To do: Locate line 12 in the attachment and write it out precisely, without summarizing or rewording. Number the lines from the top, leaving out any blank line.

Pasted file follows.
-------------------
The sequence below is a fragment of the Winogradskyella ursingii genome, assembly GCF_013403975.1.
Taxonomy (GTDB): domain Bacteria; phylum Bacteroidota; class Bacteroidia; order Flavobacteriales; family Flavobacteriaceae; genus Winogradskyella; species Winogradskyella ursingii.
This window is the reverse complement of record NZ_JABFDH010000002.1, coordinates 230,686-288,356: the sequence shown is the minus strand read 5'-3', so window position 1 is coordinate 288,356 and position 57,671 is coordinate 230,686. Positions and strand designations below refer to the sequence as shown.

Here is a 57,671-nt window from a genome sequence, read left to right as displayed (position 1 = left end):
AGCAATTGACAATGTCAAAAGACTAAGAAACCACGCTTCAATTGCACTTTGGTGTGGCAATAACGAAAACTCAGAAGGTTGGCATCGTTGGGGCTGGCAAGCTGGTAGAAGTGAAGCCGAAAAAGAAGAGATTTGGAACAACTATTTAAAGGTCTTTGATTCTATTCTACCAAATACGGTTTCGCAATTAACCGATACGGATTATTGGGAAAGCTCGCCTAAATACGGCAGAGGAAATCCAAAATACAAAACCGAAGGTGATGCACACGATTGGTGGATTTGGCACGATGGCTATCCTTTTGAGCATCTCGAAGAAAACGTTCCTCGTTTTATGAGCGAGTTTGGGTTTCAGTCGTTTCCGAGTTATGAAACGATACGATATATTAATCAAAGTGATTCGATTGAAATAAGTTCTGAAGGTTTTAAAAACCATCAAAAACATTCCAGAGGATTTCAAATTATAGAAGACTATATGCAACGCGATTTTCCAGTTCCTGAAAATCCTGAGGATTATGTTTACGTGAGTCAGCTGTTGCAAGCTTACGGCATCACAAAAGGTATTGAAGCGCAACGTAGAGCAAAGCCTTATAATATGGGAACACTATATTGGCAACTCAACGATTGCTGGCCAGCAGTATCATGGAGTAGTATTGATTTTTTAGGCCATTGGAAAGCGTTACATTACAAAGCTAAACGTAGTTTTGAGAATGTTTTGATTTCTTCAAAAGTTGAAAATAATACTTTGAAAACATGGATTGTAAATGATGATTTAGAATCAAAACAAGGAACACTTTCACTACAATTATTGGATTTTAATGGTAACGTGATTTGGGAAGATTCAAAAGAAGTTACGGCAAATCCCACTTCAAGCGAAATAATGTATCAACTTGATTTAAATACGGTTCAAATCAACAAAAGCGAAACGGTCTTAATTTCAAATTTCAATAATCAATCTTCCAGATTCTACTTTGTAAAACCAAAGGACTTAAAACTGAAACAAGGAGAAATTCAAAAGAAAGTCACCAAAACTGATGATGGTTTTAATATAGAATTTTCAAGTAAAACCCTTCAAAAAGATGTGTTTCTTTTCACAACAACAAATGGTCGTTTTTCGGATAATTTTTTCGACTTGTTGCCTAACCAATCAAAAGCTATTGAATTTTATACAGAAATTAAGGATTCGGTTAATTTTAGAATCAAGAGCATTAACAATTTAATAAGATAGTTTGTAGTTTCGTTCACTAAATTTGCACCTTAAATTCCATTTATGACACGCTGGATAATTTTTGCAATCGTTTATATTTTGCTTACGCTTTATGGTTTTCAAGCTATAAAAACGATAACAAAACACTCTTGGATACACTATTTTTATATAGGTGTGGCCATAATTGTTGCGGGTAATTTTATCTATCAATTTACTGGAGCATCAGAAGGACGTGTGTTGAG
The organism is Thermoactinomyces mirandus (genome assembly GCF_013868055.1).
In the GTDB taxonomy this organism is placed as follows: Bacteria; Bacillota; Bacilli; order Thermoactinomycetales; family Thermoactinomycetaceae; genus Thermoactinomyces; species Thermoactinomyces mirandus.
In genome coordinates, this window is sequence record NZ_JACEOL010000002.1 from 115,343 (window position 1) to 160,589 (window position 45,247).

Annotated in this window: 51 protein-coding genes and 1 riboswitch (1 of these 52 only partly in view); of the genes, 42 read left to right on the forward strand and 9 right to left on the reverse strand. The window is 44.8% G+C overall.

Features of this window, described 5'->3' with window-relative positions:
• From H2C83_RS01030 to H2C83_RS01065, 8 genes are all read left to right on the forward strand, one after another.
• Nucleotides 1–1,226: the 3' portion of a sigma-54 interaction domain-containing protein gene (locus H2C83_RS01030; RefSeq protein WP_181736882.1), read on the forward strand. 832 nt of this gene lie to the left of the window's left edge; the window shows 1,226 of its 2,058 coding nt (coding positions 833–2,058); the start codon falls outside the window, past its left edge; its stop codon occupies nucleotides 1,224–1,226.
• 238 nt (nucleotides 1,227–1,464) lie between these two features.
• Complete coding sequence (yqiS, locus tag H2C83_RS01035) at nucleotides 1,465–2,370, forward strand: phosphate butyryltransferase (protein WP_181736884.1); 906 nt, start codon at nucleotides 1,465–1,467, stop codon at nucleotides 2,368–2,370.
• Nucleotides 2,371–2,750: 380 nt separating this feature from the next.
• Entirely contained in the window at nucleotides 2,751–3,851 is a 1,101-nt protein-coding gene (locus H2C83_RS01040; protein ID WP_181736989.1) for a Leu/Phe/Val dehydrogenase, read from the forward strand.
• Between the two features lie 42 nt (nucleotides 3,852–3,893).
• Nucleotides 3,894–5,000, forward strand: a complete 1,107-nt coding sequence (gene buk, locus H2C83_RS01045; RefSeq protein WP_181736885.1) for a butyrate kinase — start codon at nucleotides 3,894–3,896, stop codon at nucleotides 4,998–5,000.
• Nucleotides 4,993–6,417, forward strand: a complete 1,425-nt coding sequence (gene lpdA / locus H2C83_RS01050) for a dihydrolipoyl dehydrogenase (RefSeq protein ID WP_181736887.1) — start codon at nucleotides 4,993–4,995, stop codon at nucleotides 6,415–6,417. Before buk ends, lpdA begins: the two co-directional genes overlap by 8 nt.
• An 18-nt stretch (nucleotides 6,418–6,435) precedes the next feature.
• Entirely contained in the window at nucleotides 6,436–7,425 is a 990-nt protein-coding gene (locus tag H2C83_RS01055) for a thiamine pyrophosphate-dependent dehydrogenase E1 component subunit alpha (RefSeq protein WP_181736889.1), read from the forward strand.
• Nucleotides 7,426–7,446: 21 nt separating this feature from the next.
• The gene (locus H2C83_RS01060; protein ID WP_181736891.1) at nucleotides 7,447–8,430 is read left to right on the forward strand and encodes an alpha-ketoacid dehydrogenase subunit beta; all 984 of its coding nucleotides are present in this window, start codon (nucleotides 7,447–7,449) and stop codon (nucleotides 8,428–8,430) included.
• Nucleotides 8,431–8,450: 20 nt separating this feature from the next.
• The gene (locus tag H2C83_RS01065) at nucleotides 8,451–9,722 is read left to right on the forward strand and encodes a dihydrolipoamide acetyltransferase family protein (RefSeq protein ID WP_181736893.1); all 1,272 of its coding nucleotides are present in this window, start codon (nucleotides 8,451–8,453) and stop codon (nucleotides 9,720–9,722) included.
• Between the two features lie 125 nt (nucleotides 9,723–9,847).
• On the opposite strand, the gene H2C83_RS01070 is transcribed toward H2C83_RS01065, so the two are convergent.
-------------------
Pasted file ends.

• Nucleotides 1–1,226: the 3' portion of a sigma-54 interaction domain-containing protein gene (locus H2C83_RS01030; RefSeq protein WP_181736882.1), read on the forward strand. 832 nt of this gene lie to the left of the window's left edge; the window shows 1,226 of its 2,058 coding nt (coding positions 833–2,058); the start codon falls outside the window, past its left edge; its stop codon occupies nucleotides 1,224–1,226.